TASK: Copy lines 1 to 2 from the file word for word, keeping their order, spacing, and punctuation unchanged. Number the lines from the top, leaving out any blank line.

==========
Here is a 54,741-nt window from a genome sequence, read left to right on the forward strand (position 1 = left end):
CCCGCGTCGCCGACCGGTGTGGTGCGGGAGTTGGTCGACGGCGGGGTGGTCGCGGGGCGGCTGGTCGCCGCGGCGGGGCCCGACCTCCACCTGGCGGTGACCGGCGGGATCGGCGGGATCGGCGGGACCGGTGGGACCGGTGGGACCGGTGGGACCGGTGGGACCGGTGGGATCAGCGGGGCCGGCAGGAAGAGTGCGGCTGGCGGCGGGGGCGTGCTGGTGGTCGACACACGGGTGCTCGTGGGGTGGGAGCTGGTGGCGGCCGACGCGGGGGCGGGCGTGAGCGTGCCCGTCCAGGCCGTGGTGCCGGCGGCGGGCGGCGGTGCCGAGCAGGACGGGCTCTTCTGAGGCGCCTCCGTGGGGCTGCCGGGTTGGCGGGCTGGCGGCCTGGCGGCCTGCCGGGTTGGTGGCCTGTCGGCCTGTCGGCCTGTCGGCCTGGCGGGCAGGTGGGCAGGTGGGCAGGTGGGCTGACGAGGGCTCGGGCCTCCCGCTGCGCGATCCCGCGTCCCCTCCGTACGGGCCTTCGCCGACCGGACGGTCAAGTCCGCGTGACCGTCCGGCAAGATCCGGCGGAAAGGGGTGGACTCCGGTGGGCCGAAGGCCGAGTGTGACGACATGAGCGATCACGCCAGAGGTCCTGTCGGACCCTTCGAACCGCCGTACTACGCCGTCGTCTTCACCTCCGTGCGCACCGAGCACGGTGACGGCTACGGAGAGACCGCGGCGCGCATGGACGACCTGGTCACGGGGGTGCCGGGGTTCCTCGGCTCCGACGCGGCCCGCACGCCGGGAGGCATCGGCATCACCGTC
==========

Here is a 54,741-nt window from a genome sequence, read left to right on the forward strand (position 1 = left end):
CCCGCGTCGCCGACCGGTGTGGTGCGGGAGTTGGTCGACGGCGGGGTGGTCGCGGGGCGGCTGGTCGCCGCGGCGGGGCCCGACCTCCACCTGGCGGTGACCGGCGGGATCGGCGGGATCGGCGGGACCGGTGGGACCGGTGGGACCGGTGGGACCGGTGGGACCGGTGGGATCAGCGGGGCCGGCAGGAAGAGTGCGGCTGGCGGCGGGGGCGTGCTGGTGGTCGACACACGGGTGCTCGTGGGGTGGGAGCTGGTGGCGGCCGACGCGGGGGCGGGCGTGAGCGTGCCCGTCCAGGCCGTGGTGCCGGCGGCGGGCGGCGGTGCCGAGCAGGACGGGCTCTTCTGAGGCGCCTCCGTGGGGCTGCCGGGTTGGCGGGCTGGCGGCCTGGCGGCCTGCCGGGTTGGTGGCCTGTCGGCCTGTCGGCCTGTCGGCCTGGCGGGCAGGTGGGCAGGTGGGCAGGTGGGCTGACGAGGGCTCGGGCCTCCCGCTGCGCGATCCCGCGTCCCCTCCGTACGGGCCTTCGCCGACCGGACGGTCAAGTCCGCGTGACCGTCCGGCAAGATCCGGCGGAAAGGGGTGGACTCCGGTGGGCCGAAGGCCGAGTGTGACGACATGAGCGATCACGCCAGAGGTCCTGTCGGACCCTTCGAACCGCCGTACTACGCCGTCGTCTTCACCTCCGTGCGCACCGAGCACGGTGACGGCTACGGAGAGACCGCGGCGCGCATGGACGACCTGGTCACGGGGGTGCCGGGGTTCCTCGGCTCCGACGCGGCCCGCACGCCGGGAGGCATCGGCATCACCGTC